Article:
I sought out the women’s bathroom line and noticed my friend near the door was again very animated in deep conversation with another young protester. Good for her since the bathroom line was not short and I’d clearly be a while.
I found the women’s lavatory and waited in line. There was an air of patient good will among all of us in the line. As I got closer to the open door I noticed a woman earnestly trying to dry off one of her socks under the hand blow dryer. She pulled back to let anyone who needed the dryer go and then resumed the ambitious project. Another young woman rushed in and deposited a pile of paper napkins on the sink since there was no toilet paper left in the stalls. A very thoughtful gesture and we thanked her on her way out.
I waited in the order line for about ten minutes and then bought a diet soda and Big Mac from a tired looking cashier. I also reaffirmed from him that the restaurant was a 24-hour one. I would be back to use the bathroom again I was sure.
My friend had allied with a young man in a poncho near the door who announced he had been up for three days. He was nursing a coffee. We squeezed over to three open chairs available at two tables already occupied. The sitters said they certainly didn’t mind sharing the space.
As I clumsily negotiated my first bite of Big Mac I got a few wistful looks from those around me. Oh dear. Hunger? I suspected they might be cash strapped. I chatted with the handsome young man nearest me sitting next to a woman who had her head in her arms on the table, perhaps sleeping. He disclosed he and his friends had been camping out of state and they had come down to join the movement.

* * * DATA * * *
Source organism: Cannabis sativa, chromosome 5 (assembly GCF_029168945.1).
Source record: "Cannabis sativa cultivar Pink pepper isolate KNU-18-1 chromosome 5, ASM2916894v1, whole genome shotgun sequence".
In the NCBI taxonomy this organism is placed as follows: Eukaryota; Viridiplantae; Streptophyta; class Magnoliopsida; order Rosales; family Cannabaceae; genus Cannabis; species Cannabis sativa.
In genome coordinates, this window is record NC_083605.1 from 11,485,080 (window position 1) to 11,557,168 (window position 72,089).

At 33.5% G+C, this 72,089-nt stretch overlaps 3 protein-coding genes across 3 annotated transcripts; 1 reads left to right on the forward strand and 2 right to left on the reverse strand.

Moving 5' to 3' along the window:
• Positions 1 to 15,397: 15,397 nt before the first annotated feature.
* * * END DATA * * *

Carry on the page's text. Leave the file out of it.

As I finished rather guiltily gorping down my burger I toyed with the idea of slyly slipping a bit of cash to the young man for him and his friends. Suddenly about half a dozen police pushed their way into McDonald’s and a woman officer began bellowing “EVERYONE BUY SOMETHING, NOW!!!!” Say what?
My friend angrily flashed out to those of us at the table, “That is not legal!” The young people around me looked up alarmed. It seemed so gratuitously cruel, given the insane rain that had occurred outside just a short time ago. Also, considering the time of night, and the fact that the past five weeks was probably the best overnight business this Mickey D’s had done ever. What was the problem letting them use this temporary shelter at the 3am hour to manage to sit down in a dry and warm place?
I suddenly thought of the obscenely wealthy Wall Street execs, their towering offices all around us. I thought of one of the top 10 hedge fund executives I had read about who in 2010 earned $900,000 an hour! For doing what, ripping off America? And here were these precious young adults around me, unable, some, to afford even something from the dollar menu as they fought for our democracy. Called out the corruption of the corporate gangsters!
I considered also how much money collectively the parents of these young adults had given in buying Happy Meals, etc., over the years to help make the McDonald corporation the wealthiest in the entire world. Now when this teeny percentage of noble and earnest young people were striving to help our democracy, sacrificing so much in terms of physical comfort and even risking arrest, there was NO COMPASSION for them, not even a crumb, despite them continuing to be still frequent consumers? Something was very wrong with this picture. All the happy time advertising for McDonald’s and the rest of corporatism certainly covered up that rigid quid-pro-quo profits over people code of business. Granted, McDonald House is a great charity. But, come on!